I was never here. . .

The trick of Photoshop is to make it look like you didn’t do anything. I was working on a catalog cover and I wanted to use an image of a dove holding an olive branch as the main image. Most of the images I found were just so-so—most didn’t have a dove with a wide wingspan, some had awful backgrounds, and none had background big enough for my purposes.

That may be the thing I do in photoshop more than anything—extend backgrounds. I always work in layers and masks and I always do more of the background than is needed (the image below is cropped even more than the original. So I found a dove from my stock site that would work. Then I added a layer to paint on more clouds and sky, added an olive branch into the doves mouth, and (after some constructive feedback from my bosses) increased the contrast between the dove and the sky.

The final result is subtle and hopefully looks like it wasn’t messed with too much.

Catherine’s War

Several months ago I was recruited, by my editor friend Karen, to work on a book project. Originally, I was just recruited to design the cover (Karen was doing the interior). Actually, originally, I just recruited to consult on exporting a Word document to an epub file. I tested some things out and never got anything resembling a clean epub file. Anyone out there who knows how to convert a Word document into an epub that doesn’t look like a WYSIWYG editor threw-up after a long night on the town let me know. . . actually don’t, I don’t want to know that bad.

Anyway, I was asked to design a cover for this book. The author, Denise, and I discussed ideas for a few days before I started. Her first thoughts were about train stations and long goodbyes, but after talking to some friends she moved on to train tracks and misty-ness and most importantly black and white—they had convinced her that the train station wouldn’t have the same impact as tracks. So I gave her these concepts:

And as is usual she sent back feedback for me to move forward. She liked this part of one, that part of another—she wanted a different feel. I could tell none of them wowed her. Then I spoke to Karen. Karen was surprised the concepts weren’t all of train stations. Karen, the editor of the book, was the one person who knew the book almost as well as the author. So I did some more work and sent an email back to Denise with the subject “Not to muddy the waters…”

Her response was “Omg, omg, omg. One of these images just made me gasp aloud.” It was the first one. We then spent an evening discussing what she liked about it and how it was so full of hope and the sun shining through was exactly what she wanted—to which I told her “I know something you don’t know. . . that image looks even better in color.” And from then on with very little alteration we had our cover.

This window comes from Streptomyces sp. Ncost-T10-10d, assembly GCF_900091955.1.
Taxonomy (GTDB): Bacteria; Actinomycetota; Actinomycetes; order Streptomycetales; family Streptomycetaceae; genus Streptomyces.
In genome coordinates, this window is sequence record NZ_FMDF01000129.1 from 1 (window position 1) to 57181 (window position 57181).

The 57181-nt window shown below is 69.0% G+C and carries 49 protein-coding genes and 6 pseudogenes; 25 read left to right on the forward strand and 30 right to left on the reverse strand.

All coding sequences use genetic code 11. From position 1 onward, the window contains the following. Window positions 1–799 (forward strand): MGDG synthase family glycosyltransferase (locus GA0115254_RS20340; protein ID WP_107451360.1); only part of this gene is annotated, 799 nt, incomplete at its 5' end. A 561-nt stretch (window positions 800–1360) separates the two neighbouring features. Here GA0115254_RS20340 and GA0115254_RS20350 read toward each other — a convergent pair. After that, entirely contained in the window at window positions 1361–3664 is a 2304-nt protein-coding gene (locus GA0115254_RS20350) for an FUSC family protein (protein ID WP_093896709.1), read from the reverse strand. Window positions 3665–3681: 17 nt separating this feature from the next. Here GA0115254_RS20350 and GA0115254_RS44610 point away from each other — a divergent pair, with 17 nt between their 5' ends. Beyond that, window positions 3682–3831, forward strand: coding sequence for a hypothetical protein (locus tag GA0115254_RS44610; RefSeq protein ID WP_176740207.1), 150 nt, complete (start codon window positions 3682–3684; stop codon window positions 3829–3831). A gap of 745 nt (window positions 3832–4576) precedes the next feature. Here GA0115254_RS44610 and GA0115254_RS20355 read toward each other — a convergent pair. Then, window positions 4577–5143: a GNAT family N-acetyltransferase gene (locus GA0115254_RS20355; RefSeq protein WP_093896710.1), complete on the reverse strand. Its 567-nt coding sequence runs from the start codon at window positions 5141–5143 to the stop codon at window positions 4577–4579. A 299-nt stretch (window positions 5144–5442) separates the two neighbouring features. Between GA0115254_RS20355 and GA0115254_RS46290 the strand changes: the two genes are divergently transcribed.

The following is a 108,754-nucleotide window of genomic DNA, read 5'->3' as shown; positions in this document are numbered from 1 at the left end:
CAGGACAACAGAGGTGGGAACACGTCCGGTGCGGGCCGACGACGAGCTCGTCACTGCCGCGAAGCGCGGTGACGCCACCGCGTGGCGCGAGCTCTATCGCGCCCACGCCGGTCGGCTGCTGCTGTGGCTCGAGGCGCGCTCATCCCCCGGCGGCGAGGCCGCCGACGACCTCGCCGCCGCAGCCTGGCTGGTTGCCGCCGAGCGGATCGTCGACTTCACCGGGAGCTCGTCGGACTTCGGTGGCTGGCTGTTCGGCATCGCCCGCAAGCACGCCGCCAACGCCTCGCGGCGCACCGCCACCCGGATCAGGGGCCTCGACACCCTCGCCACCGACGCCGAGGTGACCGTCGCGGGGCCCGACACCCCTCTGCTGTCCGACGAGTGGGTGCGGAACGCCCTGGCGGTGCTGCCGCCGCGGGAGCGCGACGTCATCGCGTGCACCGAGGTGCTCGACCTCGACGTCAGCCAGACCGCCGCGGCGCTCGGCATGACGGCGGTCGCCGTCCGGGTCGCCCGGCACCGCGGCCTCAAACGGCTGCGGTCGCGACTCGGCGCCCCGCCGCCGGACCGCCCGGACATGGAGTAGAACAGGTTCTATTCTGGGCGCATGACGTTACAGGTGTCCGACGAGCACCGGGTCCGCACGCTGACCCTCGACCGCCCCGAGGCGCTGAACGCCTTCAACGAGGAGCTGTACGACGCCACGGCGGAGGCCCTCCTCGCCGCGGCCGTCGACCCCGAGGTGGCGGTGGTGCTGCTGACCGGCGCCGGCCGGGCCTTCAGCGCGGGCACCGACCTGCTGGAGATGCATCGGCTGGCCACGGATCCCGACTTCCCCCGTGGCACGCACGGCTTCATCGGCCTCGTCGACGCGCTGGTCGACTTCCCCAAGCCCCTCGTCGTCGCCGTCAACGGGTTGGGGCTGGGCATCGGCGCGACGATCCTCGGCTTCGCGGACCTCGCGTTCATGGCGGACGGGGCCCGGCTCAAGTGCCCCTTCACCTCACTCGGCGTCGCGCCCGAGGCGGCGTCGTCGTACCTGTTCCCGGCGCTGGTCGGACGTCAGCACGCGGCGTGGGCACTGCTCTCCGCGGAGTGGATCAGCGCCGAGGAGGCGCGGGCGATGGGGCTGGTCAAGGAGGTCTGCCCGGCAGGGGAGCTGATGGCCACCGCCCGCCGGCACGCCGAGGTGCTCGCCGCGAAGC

Catherines War Cover
I’m sure there’s some lesson here about going with your first instincts, or trusting your designer more than you trust your friends, but really it’s just how the design process goes—when you let your designer in great things can happen, if you keep them at a clinical distance it’s harder for them to get a sense of who you are.

An Order of Imps

I am a designer by trade, but a writer by heart. Much of this site will be writing both about design and some other stuff. This is my first fiction post.
An Order of Imps
Autocorrect changed a text from my wife to something fun—Imo’s is a local pizza chain.

The box arrived today. I have been waiting three weeks for this moment.

It started as I was reading a magazine in Dr. Marcus’ office, an article about the plight of migratory frogs in New Zealand. A woman burst through the door leading to the examination rooms and startled me, making me drop the magazine. Her face was streaked with tears, her make-up like a watercolor painting in a rainstorm. The receptionist yelled something after her about making another appointment, but the woman ran past and slammed the door to the office behind her.

A few moments later I realized I was still staring at the closed door, some meaningful thought must have been in my head, but even then I could not place my finger on what is was.

I blinked and bent down to retrieve the magazine which had flipped away from the story about the frogs. It lay on the floor fanned open, pages bent under. I picked it up glancing once more at the door. What had I been thinking about?

I placed the magazine in my lap and looked down to try and find my place in the article again. As I reached for the corner to turn the page a word caught my eye: “imps.”Then another word: “box.” Then “assorted,” “order,” and “call now!” followed.

The receptionist called my name. I looked up, glassy-eyed. She called my name again.

I stood to follow and as she turned her back I tore out the page and stuffed it into my pocket.

Later that night I stared at a glass of vodka on the coffee table. No juice tonight, just the vodka—a full glass. I shifted on the couch and heard a crinkling sound. I arched my back, squeezed my hand into my pocket, and retrieved the wrinkled page from the magazine.

The picture was grainy and dark, but the headline was as clear as could be. “Order your box of assorted imps today!”The word imps was in red with a red tail swirling under it, an arrowhead point at the end. I called right then and began my wait thinking, “I don’t know how to tell you this, Dr. Marcus, but I have some bad news.”

The box arrived today. I have been waiting three weeks for this moment.